Long shirts are a good way to conceal cuts on the arms. Any fashionable shirt will work in the winter or autumn. Creativity and imagination may be necessary in the summer. For example, a turtleneck shirt may not be a good idea, but the person can wear a perforated long-sleeved lace shirt with a dark colour to hide the wounds. That way, wearing the shirt will not be uncomfortable, and the wounds will still be concealed.

 

How to Hide Cuts on the Leg

Leg cuts are easier to cover than arm cuts. It is still wise to sanitize and cover leg wounds with gauzes or Band-Aids. Once the leg wounds are covered, find pants that help to conceal the bandaged wounds. Long denim, corduroy and cotton pants work well in the wintertime. Summer and spring might demand a different approach. Capri pants can help conceal wounds that are above the knees. Long spandex pants are excellent for a person who has cuts that are in the lower areas of the legs.

 

How to Hide Cuts on the Hand

Hand cuts can be a great source of embarrassment, but they must be treated and left to heal before concealing. A Band-Aid will help to promote wound closing and scar development. Cocoa butter is amazing and cheap product for skin healing. Daily application of cocoa butter or other healing remedies will help to soothe and heal the scars. Concealing makeup can also be useful for covering scars until they diminish.

How to Hide Cuts on the Face

Some cutters go so far as to create lacerations on their faces. This often leads to depression and lowered self-esteem. The only way a person can hide cuts on his or her face is to use makeup. However, makeup should not be used on an unclosed wound. Proper first-aid is of the utmost importance, concealing should be a secondary priority. Foundation, blush and eye-shadow can help a person to hide facial cuts.

 

How to Stop Cutting

A person who has a cutting problem should reach out to family members and ask for help. These people should not feel worthless or ugly. Family members and friends of people who cut should treat them with respect, compassion and understanding. It is important to let cutters know that they are beautiful, loved and supported. The most important part of the process to stay calm and to not overreact. A cutter who comes out of his or her shell will quickly re-enter it if he or she feels threatened or judged.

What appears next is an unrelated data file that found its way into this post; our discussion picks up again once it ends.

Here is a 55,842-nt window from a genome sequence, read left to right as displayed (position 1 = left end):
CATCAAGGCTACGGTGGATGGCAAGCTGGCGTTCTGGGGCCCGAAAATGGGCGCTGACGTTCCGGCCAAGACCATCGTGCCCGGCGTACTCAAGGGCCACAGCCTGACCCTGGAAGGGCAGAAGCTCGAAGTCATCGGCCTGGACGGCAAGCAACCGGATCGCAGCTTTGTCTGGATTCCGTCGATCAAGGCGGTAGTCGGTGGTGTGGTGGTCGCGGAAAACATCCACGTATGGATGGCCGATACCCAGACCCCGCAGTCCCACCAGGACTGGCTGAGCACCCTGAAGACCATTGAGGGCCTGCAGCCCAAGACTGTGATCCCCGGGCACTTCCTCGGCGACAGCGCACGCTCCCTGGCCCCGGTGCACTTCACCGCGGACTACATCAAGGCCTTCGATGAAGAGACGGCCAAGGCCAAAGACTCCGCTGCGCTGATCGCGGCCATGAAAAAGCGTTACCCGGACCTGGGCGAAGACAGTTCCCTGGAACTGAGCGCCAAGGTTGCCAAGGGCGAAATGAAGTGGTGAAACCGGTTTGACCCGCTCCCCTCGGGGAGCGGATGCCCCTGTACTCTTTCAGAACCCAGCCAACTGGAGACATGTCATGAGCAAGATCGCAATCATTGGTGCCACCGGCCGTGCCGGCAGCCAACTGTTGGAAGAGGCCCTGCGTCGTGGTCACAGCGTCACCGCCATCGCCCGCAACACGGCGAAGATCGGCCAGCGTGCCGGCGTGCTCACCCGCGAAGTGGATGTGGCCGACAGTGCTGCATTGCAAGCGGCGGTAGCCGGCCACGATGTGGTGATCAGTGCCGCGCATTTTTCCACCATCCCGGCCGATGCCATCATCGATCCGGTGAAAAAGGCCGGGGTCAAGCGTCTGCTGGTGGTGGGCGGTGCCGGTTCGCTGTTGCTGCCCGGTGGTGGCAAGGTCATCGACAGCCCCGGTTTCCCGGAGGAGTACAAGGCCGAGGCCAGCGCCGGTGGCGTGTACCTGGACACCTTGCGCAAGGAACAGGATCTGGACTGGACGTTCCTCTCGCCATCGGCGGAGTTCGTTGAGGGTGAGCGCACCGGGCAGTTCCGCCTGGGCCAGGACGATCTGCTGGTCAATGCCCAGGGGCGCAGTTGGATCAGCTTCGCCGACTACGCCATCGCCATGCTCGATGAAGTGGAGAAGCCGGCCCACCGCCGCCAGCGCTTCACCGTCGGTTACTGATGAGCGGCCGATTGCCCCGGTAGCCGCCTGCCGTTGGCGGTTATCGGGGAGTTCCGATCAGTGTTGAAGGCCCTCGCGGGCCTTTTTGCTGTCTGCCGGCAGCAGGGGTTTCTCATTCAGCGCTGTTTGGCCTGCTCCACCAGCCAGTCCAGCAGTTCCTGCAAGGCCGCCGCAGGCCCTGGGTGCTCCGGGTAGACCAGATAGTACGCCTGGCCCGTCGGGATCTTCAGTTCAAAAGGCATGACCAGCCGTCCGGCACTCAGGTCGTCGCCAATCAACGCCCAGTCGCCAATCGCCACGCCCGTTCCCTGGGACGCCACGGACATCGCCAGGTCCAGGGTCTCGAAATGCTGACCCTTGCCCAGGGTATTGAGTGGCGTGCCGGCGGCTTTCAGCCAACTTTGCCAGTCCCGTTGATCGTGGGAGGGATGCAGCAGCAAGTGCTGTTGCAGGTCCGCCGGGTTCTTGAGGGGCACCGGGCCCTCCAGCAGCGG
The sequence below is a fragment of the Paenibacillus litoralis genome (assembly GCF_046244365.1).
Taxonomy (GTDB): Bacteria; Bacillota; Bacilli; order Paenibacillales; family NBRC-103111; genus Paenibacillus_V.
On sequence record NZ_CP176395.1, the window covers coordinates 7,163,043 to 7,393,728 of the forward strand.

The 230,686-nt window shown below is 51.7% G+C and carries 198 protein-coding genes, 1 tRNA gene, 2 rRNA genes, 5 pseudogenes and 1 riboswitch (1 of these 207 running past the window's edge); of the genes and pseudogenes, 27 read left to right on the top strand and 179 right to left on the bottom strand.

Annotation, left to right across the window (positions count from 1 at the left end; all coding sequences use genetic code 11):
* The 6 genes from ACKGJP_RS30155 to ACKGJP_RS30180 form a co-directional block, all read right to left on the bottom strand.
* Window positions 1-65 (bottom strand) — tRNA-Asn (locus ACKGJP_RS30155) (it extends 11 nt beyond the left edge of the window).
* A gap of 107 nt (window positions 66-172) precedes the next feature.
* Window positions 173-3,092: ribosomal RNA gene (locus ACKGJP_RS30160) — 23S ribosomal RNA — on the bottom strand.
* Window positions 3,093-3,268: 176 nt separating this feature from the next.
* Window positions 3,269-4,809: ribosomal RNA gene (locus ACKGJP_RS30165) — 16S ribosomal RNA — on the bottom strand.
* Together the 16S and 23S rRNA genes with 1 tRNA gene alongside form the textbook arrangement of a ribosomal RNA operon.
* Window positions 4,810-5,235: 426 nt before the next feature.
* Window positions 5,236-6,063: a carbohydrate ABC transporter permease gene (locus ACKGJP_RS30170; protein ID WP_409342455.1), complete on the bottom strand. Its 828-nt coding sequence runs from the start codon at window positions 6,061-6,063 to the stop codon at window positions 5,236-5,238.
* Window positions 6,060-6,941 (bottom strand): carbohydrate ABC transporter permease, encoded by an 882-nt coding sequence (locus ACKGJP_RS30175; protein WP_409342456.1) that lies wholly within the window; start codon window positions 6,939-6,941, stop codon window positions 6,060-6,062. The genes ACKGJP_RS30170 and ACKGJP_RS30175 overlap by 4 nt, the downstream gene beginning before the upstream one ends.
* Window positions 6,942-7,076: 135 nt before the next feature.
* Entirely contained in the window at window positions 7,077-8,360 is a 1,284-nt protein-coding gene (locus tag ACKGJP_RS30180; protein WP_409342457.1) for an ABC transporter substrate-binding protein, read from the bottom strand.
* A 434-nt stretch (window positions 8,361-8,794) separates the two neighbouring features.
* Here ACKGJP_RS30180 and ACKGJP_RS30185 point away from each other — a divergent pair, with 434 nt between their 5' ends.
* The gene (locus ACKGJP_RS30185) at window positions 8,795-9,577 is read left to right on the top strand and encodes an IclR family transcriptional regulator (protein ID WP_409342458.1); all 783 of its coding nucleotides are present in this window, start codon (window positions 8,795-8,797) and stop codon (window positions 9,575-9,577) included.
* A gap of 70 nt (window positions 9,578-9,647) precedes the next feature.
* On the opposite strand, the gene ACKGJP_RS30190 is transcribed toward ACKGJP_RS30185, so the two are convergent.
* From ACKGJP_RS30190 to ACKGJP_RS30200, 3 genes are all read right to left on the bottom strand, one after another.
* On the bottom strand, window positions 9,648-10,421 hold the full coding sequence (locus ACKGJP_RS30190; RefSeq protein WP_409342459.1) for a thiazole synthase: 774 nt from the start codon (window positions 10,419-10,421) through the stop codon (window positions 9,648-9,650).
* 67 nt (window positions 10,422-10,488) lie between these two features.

A cutter must fully commit to recovering. The efforts will not work if the person does not want to stop. The individual should create a quit date and ask for the support of family members and friends. Mental health facilities and therapists are available to help the person come to terms with the original cause of the self-esteem issues. Once the patient travels into his or her psyche and connects with the pain, relapse prevention strategies can be developed. The rest of the healing process involves building self-esteem and filling the canvas of the person’s new life with fruitful activities and endeavours.

Self-Harm Rehabilitation Centres

Self-harm rehabilitation centres can be extremely helpful for a cutter. They can provide opportunities to meet other people who have been through the same turmoil. Ex-cutters can share their stories and their accomplishments during group therapy. A counsellor and other recovering self-harmers usually attend group therapy sessions to talk about life, love, pain, struggles and cutting. Rehabilitation environments such as this are a great way to extend the support systems of recovering self-harmers.

 

Conclusion

Cutting does not have to be a life that person chooses forever. Healing requires the development of alternative stress release methods. Rehabilitation facilities can offer music or art therapy to help express the issues that led the patient to start cutting. Some facilities offer therapies such as sports therapy, swimming, craft creation, hiking trips and more. If you know someone who is in pain from cutting, you can obtain a confidential referral to a rehabilitation facility from an online source. Specialists will be happy to help that person find a suitable program and guide the cutter toward a life of self-confidence and self-love.

 

Wondering about art therapy? Here’s what you need to know.

 

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1 Comment

  • Leena Chang
    Feb 11, 2016 at 06:04 am

    Thanks! 🙂